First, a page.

Broken zippers and useless pockets are bothersome - basically items that should have a function but don’t. Or if there’s a size mismatch to the function - for instance a small pocket for a big object. Shoes that are too tight are annoying, but in some cases pressure can be good. For example, bumpy seats are much better than smooth seats because the lack of sensory input makes kids with ASD restless. One solution is to give the kid a bumpy ball that they can hold and touch, or to provide them with an exercise band for them to kick. Kids don’t like feeling still, they need movement. 

Yudi Bennett (from Exceptional Minds Studio) - edited from memory*
-What do you think are the most unrelatable parts of ASD? What aspects of working with adults who have ASD are difficult?
Adults who have autism often have this rigidity that you have to work around. They have particular patterns that they don’t really change.
-What is the difference between kids and adults with ASD?
Of course the disorder affects each individual differently, but one difference that I have seen from my son is that he became much more flexible as he got older. He used to only eat three different foods that we would rotate, but now he eats more different foods than I do. Also there is less tolerance of transitions as a kid, especially with new subjects or ideas.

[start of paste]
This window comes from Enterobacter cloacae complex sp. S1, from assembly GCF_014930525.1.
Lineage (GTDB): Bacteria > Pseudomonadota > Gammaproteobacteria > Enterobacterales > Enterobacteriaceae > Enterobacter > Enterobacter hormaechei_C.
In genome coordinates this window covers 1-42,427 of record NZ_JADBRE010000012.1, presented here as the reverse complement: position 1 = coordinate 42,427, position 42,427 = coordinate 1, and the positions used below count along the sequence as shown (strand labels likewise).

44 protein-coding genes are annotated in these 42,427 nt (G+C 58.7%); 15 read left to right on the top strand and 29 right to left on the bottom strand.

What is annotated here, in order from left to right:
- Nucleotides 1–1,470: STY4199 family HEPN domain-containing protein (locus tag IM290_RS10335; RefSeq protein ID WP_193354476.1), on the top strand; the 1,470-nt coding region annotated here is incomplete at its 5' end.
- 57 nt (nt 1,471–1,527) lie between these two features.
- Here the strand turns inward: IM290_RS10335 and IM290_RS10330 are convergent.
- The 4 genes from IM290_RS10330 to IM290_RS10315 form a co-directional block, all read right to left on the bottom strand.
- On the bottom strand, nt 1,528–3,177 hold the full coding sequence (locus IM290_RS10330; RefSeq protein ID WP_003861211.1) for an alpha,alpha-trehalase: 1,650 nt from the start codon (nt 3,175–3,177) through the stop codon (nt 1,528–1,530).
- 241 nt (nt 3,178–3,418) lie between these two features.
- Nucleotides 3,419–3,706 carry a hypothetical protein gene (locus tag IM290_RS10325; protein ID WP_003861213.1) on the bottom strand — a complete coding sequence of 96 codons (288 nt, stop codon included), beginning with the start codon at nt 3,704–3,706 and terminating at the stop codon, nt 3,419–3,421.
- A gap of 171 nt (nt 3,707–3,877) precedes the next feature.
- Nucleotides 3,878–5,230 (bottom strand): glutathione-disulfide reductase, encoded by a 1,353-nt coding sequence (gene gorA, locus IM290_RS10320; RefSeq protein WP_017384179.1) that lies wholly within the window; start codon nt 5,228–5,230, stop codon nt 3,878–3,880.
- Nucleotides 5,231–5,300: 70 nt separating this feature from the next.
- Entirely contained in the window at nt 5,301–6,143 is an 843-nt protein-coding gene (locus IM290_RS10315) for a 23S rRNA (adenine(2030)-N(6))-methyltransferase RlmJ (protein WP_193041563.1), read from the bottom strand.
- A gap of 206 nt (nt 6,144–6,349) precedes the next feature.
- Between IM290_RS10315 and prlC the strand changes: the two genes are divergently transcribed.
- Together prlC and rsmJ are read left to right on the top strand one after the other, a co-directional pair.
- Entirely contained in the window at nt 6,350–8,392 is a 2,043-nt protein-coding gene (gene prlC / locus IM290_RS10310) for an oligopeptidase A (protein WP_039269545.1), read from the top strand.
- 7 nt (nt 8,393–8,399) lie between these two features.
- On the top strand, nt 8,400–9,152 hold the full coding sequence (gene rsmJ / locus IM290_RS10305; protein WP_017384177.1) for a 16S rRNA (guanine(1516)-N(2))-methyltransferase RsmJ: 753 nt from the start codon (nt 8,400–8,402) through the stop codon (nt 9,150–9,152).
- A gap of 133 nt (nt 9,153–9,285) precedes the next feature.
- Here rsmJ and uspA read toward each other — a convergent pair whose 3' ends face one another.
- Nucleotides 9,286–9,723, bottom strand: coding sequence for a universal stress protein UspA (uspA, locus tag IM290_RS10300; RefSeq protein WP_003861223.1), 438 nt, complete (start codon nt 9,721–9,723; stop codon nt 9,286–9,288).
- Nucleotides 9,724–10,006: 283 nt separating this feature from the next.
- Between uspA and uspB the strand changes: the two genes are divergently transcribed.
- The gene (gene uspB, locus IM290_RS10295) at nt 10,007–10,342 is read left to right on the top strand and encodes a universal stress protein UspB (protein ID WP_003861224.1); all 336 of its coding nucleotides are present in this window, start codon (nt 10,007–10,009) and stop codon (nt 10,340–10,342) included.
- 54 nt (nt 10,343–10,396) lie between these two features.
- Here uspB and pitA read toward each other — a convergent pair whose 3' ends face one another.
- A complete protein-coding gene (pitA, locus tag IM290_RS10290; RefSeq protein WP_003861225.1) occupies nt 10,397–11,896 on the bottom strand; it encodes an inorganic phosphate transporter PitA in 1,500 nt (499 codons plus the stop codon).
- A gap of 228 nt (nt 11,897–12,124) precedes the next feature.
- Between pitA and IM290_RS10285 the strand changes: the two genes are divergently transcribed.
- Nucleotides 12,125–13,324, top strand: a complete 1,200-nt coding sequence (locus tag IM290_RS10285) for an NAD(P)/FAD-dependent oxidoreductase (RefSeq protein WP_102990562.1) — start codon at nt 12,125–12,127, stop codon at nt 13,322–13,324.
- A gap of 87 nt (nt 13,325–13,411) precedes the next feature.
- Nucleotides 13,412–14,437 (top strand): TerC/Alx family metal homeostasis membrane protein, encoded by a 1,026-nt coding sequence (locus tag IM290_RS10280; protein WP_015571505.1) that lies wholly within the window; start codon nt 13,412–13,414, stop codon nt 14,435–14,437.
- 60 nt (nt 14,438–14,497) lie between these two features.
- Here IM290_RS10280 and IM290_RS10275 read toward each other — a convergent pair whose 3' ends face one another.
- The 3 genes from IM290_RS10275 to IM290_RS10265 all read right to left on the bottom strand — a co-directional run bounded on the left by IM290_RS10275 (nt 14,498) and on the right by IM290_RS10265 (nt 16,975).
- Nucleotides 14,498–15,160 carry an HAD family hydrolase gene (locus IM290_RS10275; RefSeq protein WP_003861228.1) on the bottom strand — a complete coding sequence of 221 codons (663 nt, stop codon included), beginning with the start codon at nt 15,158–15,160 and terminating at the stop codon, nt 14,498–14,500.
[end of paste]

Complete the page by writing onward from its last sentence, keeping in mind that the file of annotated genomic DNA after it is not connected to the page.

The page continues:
-Do the adults you work with ever show signs of being sensorily overwhelmed?
Yes, even as they get older it affects them (most kids seem to grow out of the worst of their sensory difficulties). For instance, my son went out with some friends of his to see a movie, and one of them who is 20 years old had to leave in the middle of the movie because the noise was too much. In our classes some of the kids have to take breaks from the noise - a lot of them wear headphones when they work.
-What do you think is the most important thing to do for someone who has ASD?
We try to look at someone’s strengths - to see their abilities, not their disabilities. There are kids who can’t hold a conversation very well but are brilliant artists. The phrase don’t judge a book by its cover is really true here.
-And just a personal question, because I've read various opinions about it - do you think that it is better for someone with ASD to change their behavior to adapt to society, or do you think that maybe society can learn how to adapt its attitude to those with ASD?
Its a little of both. We teach work readiness classes because there is a society expectation of a certain type of behavior to be accepted in the workplace. Although our kids are honest, you can’t just tell your boss that you don’t like his haircut. So we try to help them adapt to societal norms. However society needs to be more enlightened about disabilities, the same way that we try to be about cultural and racial differences.
The students at Exceptional Minds are hugely successful in their pursuits in the VFX industry, working on movies such as American Hustle and Dawn of the Planet of the Apes

Sue Trautman (from Center for Developing Kids)
-What do you think are the most unrelatable parts of ASD? 
People assume because someone can’t speak they can’t understand. It is hard for someone with ASD to convey this, and it is hard for someone without ASD to understand. Often people don’t realize that relationships can be strong without words. 
-Are there any aspects of the disorder that you wouldn't have understood except by knowing someone who has ASD?